Procedural generation is popular amongst independent developers, and for good reason: It allows the almost infinite generation of new content, and, with the help of well established rules, allows a high playtime without boring the player with too much repetition. Procedural generation can be used in many different areas, from game design to 3D, as well as music. The idea is to generate content by using mathematical formulas and randomness. Thus, we’re replacing the act of a person creating content with the machine doing the same thing. Of course all the created content relies on the rules that will create it, the challenge and quality of the labyrinth depends on these rules.
In Subaeria, procedural generation consists of building labyrinths that will connect the important locations within the city. The action/puzzle gameplay, along with part of the game’s story (quests, narration, etc) can be found in the labyrinths. It’s necessary that the rules of the labyrinth take into account gameplay and narration in order to stay coherent as the player progresses through his run.
Establishing the rules of generation
As said in the introduction, we are going to create the labyrinths according to pre-established rules and, of course, parameters allowing to influence these rules, like the size of the labyrinth or its difficulty.
The size of the labyrinth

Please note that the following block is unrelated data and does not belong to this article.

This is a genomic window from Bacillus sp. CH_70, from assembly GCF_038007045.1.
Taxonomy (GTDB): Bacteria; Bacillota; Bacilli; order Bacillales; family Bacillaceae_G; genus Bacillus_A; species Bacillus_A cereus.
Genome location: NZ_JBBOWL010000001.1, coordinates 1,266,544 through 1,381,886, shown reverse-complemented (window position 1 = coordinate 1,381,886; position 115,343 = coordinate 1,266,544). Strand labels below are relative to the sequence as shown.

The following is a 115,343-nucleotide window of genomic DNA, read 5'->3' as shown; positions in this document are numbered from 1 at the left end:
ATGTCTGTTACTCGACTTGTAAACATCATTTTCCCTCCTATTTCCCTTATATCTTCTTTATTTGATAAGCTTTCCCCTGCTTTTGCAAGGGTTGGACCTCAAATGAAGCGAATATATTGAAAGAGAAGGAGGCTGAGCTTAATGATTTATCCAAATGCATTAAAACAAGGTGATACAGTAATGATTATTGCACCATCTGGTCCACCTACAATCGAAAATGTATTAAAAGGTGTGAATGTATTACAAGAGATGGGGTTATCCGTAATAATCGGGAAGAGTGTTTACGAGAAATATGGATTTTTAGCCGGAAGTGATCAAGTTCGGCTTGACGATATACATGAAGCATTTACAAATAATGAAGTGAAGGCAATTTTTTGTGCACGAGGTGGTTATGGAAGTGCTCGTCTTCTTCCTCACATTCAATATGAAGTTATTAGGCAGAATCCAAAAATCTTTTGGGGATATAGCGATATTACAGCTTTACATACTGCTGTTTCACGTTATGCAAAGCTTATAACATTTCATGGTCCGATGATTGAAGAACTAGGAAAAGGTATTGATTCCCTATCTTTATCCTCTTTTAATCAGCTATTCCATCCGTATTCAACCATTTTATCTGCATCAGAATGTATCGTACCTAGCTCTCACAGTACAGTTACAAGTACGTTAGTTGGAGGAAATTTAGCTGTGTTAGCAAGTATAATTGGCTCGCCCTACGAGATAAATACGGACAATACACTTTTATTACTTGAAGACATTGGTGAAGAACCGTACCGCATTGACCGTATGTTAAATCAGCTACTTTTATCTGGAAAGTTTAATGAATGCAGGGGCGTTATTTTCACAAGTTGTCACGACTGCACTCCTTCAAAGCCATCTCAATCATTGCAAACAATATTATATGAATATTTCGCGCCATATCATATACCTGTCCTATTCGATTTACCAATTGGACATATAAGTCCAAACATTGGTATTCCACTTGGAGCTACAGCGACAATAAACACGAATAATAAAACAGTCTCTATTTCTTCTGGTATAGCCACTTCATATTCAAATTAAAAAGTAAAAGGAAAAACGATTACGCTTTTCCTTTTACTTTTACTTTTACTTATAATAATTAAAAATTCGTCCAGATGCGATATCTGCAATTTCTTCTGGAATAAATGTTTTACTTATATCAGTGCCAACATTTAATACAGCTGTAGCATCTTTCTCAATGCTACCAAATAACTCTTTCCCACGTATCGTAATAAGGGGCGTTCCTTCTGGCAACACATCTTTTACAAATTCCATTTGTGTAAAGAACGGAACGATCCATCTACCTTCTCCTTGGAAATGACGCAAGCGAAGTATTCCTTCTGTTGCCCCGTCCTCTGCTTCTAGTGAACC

In Subaeria the progression of the player happens through a security level system. Difficulty increases as the player advances in the labyrinth, which implies that the labyrinth has to adapt itself and change according to the level of difficulty.
The player will become more powerful as he moves forward and will get rid of enemies faster (by having higher level skills and bettering his stats). Making labyrinths longer helps to compensate for this by giving the player an added level of challenge. Though the number of secret rooms (that contain skills and buffs) will remain constant in order to have better control over the player’s progression.
4 directions, 4 paths
The labyrinth has 4 exits: north, south, east and west, because it has to connect to narrative rooms and other labyrinths. The idea is to consider a labyrinth or a narrative location as a “Gate System” that can be connected to 4 other “Gate Systems”.
The strategy to generate the labyrinth from this first rule is to start from these 4 “Gate Rooms” and to go towards the center of the labyrinth. It’s mandatory to connect the exits and entrances together, we can’t leave any unconnected, which would block the progression of the player through the city.
The entrance/exits are in red on this image, the center of the labyrinth is in yellow. A path constructed of rooms will go from each entrance/exit towards the center by using a weight system. Every direction has a different weight attributed to it, the highest weight being given to the path that leads towards the center of the labyrinth. Randomness will then determine, while taking into account the various weights, the direction in which the next room will be created.
Building alternative paths
Once the labyrinth has been created, we’re going to randomly open the doors between the rooms that shouldn’t necessarily be connected. Of course, the main path is open to allow the player to go through the labyrinth, but by opening more doors, we’re adding alternative paths, that don’t necessarily reach the exit or the center of the labyrinth.